Herein, against my better judgement, I wade into the Great Instructure social media wars of 2019. ... The announcement triggered a great deal of, let's call it discussion, on social media, particularly Twitter. A lot of has gotten nasty and heated. On the surface, the discussion seems to be about questions regarding what Instructure (or Canvas, or the data Instructure has collected) is "worth". Specifically, is it worth the $2billion Thoma Bravo has valued it at and why would TB pay that? Underlying the valuation question though, is the real concern. Can we discern the plans and future for Canvas (and thereby schools, instructors, students, the higher ed system, pedagogy, etc) from this transaction? There's roughly two camps. ...
I'm writing this post because I can't fit my thoughts into 500 characters. This is a very loose set of (probably) ill-connected thoughts triggered by discussions on Mastodon.social. If you don't know what Mastodon, it's a kind of open source, decentralized/federated alternative to Twitter. Sort of. Of course some have said it's an alternative to … Continue reading The Mastodon In the Room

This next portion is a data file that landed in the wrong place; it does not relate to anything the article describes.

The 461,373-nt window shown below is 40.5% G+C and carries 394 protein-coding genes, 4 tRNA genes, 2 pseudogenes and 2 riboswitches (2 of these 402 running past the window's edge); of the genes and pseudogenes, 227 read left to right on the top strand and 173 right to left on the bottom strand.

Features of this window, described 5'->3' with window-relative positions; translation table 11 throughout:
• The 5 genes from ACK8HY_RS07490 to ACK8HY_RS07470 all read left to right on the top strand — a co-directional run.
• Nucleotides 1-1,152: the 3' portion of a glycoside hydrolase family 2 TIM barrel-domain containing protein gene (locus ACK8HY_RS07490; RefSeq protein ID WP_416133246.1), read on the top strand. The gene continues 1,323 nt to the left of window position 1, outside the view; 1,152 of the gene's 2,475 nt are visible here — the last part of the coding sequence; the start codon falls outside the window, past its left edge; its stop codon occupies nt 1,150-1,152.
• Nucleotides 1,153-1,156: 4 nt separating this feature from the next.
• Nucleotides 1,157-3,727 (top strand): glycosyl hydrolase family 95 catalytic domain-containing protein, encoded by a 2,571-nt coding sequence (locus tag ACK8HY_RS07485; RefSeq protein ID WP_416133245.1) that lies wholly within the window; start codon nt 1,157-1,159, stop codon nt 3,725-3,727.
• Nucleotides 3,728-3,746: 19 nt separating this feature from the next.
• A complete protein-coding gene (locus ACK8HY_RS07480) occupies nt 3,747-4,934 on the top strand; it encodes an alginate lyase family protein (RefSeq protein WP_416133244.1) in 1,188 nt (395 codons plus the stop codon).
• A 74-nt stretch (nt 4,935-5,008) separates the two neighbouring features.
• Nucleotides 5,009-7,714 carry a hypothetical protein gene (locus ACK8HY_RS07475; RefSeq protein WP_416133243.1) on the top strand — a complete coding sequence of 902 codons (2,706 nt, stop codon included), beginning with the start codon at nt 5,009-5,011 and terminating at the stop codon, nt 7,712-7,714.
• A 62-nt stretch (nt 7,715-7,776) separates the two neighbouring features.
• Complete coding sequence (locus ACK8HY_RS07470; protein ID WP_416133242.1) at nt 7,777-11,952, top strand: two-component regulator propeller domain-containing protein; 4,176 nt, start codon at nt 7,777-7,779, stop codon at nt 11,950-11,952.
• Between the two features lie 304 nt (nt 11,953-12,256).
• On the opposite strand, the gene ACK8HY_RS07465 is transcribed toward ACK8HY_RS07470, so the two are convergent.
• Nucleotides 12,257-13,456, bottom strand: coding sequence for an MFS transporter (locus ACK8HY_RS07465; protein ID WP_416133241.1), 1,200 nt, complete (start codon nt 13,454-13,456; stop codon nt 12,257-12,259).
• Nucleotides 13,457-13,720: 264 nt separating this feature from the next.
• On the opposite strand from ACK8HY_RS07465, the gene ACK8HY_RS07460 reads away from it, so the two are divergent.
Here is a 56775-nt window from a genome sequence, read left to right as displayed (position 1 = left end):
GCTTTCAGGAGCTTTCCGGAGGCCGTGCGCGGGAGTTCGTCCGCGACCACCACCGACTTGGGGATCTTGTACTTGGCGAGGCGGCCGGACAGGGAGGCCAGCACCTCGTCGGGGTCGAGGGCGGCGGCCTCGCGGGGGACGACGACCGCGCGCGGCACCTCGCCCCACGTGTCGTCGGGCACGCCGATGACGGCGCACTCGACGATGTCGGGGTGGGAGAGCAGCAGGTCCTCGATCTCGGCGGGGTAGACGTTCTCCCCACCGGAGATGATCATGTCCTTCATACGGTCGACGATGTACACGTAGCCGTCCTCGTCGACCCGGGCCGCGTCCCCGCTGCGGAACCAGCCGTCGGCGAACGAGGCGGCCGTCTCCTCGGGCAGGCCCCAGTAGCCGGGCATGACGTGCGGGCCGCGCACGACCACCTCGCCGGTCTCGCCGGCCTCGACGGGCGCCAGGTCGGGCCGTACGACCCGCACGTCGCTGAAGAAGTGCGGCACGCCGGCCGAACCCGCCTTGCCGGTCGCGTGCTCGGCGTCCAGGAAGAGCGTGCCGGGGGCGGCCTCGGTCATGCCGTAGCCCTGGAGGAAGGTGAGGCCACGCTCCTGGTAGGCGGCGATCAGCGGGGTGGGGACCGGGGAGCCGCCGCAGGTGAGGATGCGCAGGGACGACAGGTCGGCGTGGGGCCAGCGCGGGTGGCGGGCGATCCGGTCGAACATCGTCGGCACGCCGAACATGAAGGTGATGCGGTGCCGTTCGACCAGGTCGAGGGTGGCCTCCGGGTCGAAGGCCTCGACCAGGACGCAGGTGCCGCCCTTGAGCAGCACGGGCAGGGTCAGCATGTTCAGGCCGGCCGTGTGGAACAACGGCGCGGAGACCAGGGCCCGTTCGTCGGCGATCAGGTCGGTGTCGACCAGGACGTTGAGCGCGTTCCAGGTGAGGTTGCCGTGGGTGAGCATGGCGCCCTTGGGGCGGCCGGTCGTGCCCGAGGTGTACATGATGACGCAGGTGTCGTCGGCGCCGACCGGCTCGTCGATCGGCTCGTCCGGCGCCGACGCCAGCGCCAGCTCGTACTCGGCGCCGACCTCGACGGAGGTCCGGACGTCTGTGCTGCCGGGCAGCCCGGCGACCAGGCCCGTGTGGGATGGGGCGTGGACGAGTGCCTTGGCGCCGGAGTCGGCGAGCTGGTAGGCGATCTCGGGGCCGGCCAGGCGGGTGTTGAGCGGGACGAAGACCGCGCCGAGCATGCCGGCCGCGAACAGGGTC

This is my presentation for Open Ed 2016 in Richmond, VA. It's kind of a progress report on the LCC Open Learning Lab project. It's very much a work-in-progress (the Lab project, not the presentation). Assuming the universe cooperates, I'll follow-up on this posting of the slides with a few long-form posts explaining … Continue reading Running Errands for Open Learning Ideas
So the journey that started with creating this blog back in 2008 is taking another big step. Today I'm launching and announcing the OpenLCC network (openlcc.net). Let me retrace a few steps and explain. I started this blog with two purposes: teach myself what this "blogging" bru-ha-ha was all about and to see if putting … Continue reading Coming Out Party for OpenLCC
John Quiggin of Crooked Timber sends us to Grist.org for "Solar Gets Cheap Fast" for good news about solar power. The cost of producing solar photovoltaic cells (the silicon-based cells that convert sunlight to electricity) has been declining consistently at 20% per year since the early 1980's. Solar power is now close to the point … Continue reading Solar Power Looking Brighter Economically